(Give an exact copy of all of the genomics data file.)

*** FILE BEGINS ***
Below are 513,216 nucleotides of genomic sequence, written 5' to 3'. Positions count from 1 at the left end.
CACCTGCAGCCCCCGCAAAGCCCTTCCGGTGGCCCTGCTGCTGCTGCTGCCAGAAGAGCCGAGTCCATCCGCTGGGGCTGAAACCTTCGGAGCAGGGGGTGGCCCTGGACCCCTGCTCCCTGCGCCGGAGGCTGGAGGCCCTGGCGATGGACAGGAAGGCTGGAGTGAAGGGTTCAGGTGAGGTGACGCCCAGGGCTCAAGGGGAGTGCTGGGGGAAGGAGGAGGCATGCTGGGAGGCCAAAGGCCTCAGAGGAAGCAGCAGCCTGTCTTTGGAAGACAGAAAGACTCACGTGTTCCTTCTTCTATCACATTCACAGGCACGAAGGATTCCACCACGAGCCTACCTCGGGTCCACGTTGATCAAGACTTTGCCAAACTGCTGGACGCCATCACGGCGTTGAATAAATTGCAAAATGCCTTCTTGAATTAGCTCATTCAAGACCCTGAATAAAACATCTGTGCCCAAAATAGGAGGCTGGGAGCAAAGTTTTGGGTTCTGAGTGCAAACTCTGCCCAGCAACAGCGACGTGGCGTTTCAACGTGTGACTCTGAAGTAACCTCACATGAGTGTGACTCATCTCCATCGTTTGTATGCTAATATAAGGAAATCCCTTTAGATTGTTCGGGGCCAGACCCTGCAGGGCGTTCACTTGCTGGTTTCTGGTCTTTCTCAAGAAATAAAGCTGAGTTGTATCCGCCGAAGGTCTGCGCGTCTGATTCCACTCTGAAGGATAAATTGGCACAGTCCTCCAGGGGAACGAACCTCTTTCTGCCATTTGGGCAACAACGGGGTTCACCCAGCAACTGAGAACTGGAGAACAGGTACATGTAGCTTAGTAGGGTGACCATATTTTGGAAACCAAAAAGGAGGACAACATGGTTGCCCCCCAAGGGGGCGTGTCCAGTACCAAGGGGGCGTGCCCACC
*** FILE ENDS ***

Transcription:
Below are 513,216 nucleotides of genomic sequence, written 5' to 3'. Positions count from 1 at the left end.
CACCTGCAGCCCCCGCAAAGCCCTTCCGGTGGCCCTGCTGCTGCTGCTGCCAGAAGAGCCGAGTCCATCCGCTGGGGCTGAAACCTTCGGAGCAGGGGGTGGCCCTGGACCCCTGCTCCCTGCGCCGGAGGCTGGAGGCCCTGGCGATGGACAGGAAGGCTGGAGTGAAGGGTTCAGGTGAGGTGACGCCCAGGGCTCAAGGGGAGTGCTGGGGGAAGGAGGAGGCATGCTGGGAGGCCAAAGGCCTCAGAGGAAGCAGCAGCCTGTCTTTGGAAGACAGAAAGACTCACGTGTTCCTTCTTCTATCACATTCACAGGCACGAAGGATTCCACCACGAGCCTACCTCGGGTCCACGTTGATCAAGACTTTGCCAAACTGCTGGACGCCATCACGGCGTTGAATAAATTGCAAAATGCCTTCTTGAATTAGCTCATTCAAGACCCTGAATAAAACATCTGTGCCCAAAATAGGAGGCTGGGAGCAAAGTTTTGGGTTCTGAGTGCAAACTCTGCCCAGCAACAGCGACGTGGCGTTTCAACGTGTGACTCTGAAGTAACCTCACATGAGTGTGACTCATCTCCATCGTTTGTATGCTAATATAAGGAAATCCCTTTAGATTGTTCGGGGCCAGACCCTGCAGGGCGTTCACTTGCTGGTTTCTGGTCTTTCTCAAGAAATAAAGCTGAGTTGTATCCGCCGAAGGTCTGCGCGTCTGATTCCACTCTGAAGGATAAATTGGCACAGTCCTCCAGGGGAACGAACCTCTTTCTGCCATTTGGGCAACAACGGGGTTCACCCAGCAACTGAGAACTGGAGAACAGGTACATGTAGCTTAGTAGGGTGACCATATTTTGGAAACCAAAAAGGAGGACAACATGGTTGCCCCCCAAGGGGGCGTGTCCAGTACCAAGGGGGCGTGCCCACC